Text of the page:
torture. Of particular interest to refugees and immigrants is the
recommendation for an independent review mechanism for a number of
federal agencies including Canada Border Services Agency (CBSA), and
Citizenship and Immigration Canada (CIC). The CCR has long called
for an independent, transparent and effective complaints mechanism for
CBSA, one of the few – if not the only – agency in Canada with the
power of arrest and detention that is subject to no independent review.
For a complete version of the Commission report and its
recommendations, please see: http://www.ararcommission.ca/eng/PolicyReviewDec12-English.pdf
December 15th saw the publication of the Immigration and Refugee
Board (IRB) Chairperson’s Guideline 8: Guideline on Procedures with
Respect to Vulnerable Persons Appearing Before the IRB.
According to the IRB chairperson, under this Guideline, a
vulnerable person is defined as an individual “whose ability to present
their case before the Immigration and Refugee Board of Canada (IRB) is
severely impaired.” The purpose is to ensure that individuals who
are identified as vulnerable under the Guideline are provided with
procedural accommodations so that they will not be disadvantaged in
presenting their case before the IRB.
The CCR, along with many of its member agencies, has been advocating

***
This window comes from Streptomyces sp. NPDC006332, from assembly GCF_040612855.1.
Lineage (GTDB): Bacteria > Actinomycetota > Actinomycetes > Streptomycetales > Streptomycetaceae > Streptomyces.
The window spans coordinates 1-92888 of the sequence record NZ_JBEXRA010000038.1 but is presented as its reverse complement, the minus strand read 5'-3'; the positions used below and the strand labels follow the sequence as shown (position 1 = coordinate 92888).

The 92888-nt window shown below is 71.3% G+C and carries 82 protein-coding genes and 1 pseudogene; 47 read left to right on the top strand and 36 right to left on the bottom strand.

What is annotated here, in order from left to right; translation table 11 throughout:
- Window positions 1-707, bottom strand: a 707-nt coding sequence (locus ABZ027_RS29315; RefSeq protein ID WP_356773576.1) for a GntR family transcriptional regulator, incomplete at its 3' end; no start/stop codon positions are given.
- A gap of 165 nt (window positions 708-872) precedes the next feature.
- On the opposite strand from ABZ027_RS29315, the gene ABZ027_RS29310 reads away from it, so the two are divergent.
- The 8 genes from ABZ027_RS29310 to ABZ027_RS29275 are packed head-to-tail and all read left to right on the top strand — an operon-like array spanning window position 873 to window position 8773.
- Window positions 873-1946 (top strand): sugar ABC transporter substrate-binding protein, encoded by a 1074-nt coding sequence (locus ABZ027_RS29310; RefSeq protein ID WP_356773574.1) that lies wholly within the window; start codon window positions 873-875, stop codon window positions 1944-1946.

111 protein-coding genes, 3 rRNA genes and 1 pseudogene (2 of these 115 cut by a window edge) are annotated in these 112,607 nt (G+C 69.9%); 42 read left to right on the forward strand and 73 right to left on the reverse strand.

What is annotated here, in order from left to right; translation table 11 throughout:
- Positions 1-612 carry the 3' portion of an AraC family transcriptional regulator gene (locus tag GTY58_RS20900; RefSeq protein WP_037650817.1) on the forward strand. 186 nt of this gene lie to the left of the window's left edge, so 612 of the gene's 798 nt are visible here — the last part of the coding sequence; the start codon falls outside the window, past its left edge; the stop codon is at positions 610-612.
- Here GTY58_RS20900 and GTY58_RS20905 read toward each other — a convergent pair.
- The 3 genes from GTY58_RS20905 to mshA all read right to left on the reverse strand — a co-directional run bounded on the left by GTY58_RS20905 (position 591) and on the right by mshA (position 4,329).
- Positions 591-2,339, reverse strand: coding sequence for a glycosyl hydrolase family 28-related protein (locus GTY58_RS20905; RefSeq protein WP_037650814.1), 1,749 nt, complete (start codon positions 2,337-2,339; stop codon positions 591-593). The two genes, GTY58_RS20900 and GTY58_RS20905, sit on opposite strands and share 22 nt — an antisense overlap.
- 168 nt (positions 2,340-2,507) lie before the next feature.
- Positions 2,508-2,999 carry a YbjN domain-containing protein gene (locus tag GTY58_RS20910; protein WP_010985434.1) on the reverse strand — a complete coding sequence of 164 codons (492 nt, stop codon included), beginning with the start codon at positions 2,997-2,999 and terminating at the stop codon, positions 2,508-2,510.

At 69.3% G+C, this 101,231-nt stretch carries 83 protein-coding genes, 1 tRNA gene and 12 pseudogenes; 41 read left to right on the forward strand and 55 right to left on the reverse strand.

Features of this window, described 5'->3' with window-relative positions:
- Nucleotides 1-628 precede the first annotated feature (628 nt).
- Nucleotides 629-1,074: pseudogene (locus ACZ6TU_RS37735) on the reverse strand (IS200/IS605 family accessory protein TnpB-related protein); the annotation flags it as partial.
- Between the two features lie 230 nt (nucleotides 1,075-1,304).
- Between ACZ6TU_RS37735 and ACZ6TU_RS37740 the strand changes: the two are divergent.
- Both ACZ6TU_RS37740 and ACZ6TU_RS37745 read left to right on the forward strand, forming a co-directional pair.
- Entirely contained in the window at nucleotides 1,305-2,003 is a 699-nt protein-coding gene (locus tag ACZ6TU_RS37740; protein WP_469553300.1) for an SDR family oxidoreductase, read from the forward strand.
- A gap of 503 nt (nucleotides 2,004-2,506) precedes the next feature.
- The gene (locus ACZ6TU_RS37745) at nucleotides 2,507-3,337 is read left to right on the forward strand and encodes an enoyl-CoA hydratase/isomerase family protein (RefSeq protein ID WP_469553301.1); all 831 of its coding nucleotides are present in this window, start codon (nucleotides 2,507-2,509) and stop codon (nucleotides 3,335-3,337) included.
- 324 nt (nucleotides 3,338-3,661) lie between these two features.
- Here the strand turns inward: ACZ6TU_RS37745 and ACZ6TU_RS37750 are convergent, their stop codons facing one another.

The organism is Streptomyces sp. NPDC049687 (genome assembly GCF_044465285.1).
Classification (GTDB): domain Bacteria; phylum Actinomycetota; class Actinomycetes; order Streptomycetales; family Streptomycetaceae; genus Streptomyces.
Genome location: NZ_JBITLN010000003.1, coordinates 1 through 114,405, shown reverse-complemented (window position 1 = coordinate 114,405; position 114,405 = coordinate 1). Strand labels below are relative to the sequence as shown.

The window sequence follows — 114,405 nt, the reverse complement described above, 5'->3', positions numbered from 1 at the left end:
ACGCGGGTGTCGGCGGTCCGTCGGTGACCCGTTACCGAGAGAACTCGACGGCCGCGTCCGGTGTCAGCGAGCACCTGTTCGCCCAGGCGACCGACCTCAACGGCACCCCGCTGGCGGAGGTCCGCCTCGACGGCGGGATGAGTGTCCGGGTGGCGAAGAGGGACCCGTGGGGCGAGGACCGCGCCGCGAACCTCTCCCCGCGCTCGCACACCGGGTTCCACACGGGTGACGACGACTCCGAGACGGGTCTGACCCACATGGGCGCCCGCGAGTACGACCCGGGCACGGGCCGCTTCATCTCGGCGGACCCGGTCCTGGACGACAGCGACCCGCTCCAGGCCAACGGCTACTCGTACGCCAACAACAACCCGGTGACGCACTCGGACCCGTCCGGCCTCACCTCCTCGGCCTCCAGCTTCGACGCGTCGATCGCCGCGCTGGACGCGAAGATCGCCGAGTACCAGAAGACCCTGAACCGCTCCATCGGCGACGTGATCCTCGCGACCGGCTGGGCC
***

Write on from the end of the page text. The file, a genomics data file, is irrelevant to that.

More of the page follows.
for more than a dozen years for the IRB to adopt guidelines for
survivors of torture. The new guideline is the result of this
The complete text of this Guideline is available on the IRB
website at: http://www.irb-cisr.gc.ca/en/references/policy/guidelines/vulnerable_e.htm.
The alarming number of outstanding vacancies at the Immigration and
Refugee Board (IRB) continue to make the headlines. The few
appointments made by the Conservative government are insufficient to
meet urgent needs and they open the door to backlogs, delays in
hearings and injustices due to rushed or poor decisions, according to
Peter Showler, former IRB chairperson and author of Refugee Sandwich.
For a complete news story, among others, please see: http://www.canada.com/topics/finance/story.html?id=b555d3b3-af6f-498a-9cfd-909e7fc8811d&k=3151
A release by the CCR on this topic from September 2006 can be found at: http://www.ccrweb.ca/releaseIRBapptsept06.html
The CCR welcomed more than 400 participants to its Fall Consultation in
Montreal from 23-25 November 2006 on the theme “Taking the Lead:
Refugee and Immigrant Youth”, which included the active engagement of
youth participants and the adoption of several resolutions.
New resolutions included: that the CCR call on CIC to issue “protected
status” documents at the time the person is accepted by the IRB;
support for increasing meaningful youth engagement and leadership
within the CCR; a call for an amendment to the law so that those
detained on identity grounds have access to full review of the decision
to detain them; and a request to CIC to review concerns around
interpretation at interviews at visa posts including allegations of
The text of all resolutions adopted is now available on the CCR website